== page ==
Furthermore, Fimea has for special therapeutic reasons granted special permits to certain scabies medicines that have no marketing authorisation in Finland. Special permits can be granted for medical treatment prescribed by a doctor. The responsibility for the safety of the use of any medicine that has not been granted marketing authorisation always lies with the doctor who prescribed it.

There are alternatives to permethrin and ivermectin available in some European countries, but pharmaceutical companies have not introduced these in Finland.

It is forbidden to purchase and receive medicinal products by post from outside the European Economic Area. Within the European Economic Area, medicinal products amounting to a maximum of three months of use may be received by post from a legally operating retailer as long as these products are for personal use. A prescription or medical certificate is needed for prescription medicines. Legally operating online pharmacies may not deliver medicines outside their country of operation.

Lately there has been some public discussion about a certain product meant for treating horses. Whether or not the use of this product by humans is effective or safe has not been studied. When a product meant for animals is used by humans, that constitutes a health hazard.

Basic social assistance may be available for scabies medicines

Scabies has not been classified as a disease according to the Communicable Diseases Act, and thus the medicines are not free of charge.

There has been talk in the media and other forums about the high price of scabies medicines, especially if several packages are needed to treat a family. Currently, neither permethrin nor ivermectin are reimbursable by Kela.

Persons who already have a right to social assistance from Kela can apply for basic social assistance towards their medicine expenses. In such a case, it may be possible for them to get their scabies medicine expenses paid as part of the social assistance.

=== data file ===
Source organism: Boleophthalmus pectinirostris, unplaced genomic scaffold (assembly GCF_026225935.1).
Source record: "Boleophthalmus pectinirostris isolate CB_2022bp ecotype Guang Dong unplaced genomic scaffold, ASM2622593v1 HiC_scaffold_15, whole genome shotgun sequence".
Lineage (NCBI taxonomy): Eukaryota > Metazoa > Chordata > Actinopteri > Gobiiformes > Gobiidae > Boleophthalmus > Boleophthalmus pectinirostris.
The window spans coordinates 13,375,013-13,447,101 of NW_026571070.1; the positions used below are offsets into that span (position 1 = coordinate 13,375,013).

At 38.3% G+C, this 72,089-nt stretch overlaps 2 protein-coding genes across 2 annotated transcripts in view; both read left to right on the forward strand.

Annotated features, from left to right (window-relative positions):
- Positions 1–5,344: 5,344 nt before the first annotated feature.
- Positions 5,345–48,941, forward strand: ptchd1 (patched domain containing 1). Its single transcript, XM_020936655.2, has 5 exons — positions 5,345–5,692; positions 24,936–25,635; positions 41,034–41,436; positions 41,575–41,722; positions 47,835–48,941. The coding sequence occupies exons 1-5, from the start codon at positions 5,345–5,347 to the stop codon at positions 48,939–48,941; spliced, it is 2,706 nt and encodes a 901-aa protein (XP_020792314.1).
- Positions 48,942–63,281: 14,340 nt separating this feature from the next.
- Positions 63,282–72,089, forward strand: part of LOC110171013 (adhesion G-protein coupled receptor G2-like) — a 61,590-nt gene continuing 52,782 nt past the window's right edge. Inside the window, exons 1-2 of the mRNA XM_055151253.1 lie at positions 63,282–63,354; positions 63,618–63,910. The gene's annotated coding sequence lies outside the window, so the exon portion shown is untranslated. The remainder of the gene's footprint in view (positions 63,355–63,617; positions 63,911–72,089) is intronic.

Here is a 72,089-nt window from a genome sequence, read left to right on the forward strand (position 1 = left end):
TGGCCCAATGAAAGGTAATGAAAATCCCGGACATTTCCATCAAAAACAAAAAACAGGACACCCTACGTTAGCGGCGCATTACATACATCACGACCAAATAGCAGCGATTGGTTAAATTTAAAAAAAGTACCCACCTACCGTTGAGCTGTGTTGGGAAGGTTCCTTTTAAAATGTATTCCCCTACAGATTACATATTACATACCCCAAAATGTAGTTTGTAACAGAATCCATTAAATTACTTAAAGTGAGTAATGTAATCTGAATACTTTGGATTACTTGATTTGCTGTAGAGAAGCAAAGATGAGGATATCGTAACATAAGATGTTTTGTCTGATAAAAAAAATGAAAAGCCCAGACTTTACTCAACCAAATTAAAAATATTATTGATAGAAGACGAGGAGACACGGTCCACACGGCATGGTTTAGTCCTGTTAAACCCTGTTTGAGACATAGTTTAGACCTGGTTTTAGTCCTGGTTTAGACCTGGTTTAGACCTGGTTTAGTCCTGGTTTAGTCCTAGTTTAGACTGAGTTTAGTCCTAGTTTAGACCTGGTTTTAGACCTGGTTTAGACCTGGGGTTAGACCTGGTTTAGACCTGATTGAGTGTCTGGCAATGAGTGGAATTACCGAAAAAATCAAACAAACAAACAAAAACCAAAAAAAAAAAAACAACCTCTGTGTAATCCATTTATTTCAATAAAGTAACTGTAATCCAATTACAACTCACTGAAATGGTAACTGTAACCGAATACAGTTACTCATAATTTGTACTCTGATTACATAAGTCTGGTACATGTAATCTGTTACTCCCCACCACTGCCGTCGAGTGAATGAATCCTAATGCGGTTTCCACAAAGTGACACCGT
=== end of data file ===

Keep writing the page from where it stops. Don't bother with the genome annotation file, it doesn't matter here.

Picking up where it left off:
Whether basic social assistance is granted depends on the applicant’s and their family’s financial situation.

No exact statistics on the number of scabies cases

The scabies cases reported in the National Institute for Health and Welfare’s Avohilmo are cases where a doctor has recorded scabies as one of the diagnosed diseases explaining the reason for the patient’s visit.

When it comes to the cases reported in Avohilmo, it is impossible to determine the start date of the symptoms or how the scabies was diagnosed or if, perhaps, scabies was just suspected but never confirmed.

Furthermore, the first private-sector primary healthcare providers and occupational healthcare providers joined Avohilmo as recently as 2020, and as such the number of diagnoses is not reliable for them.

"In other words, the information is Avohilmo only gives an indication of the number of scabies cases. It is not possible to determine precise numbers based on that", says Lakoma.

Since scabies is not as per Finnish law classified as a communicable disease that needs to be monitored and reported, there is no way to track the number of verified scabies cases.

More information

Leif Lakoma
Chief Physician, National Institute for Health and Welfare (THL)
tel. 029 524 7898
[email protected]

Vesa Mustalammi (marketing authorisations for medicines)
Senior Medical Officer, Fimea
tel. 029 522 3396
[email protected]

Timo Mauriala (special permits for medicines)
Head of Unit, Availability and Laboratory Unit, Fimea
tel. 029 522 3214
[email protected]

Piia Vuorela (classification of medicines)
Director, Safety and Effectiveness area of responsibility
[email protected]

Pasi Pajula
Head of the Centre of Expertise, Kela
tel. 020 634 4218
[email protected]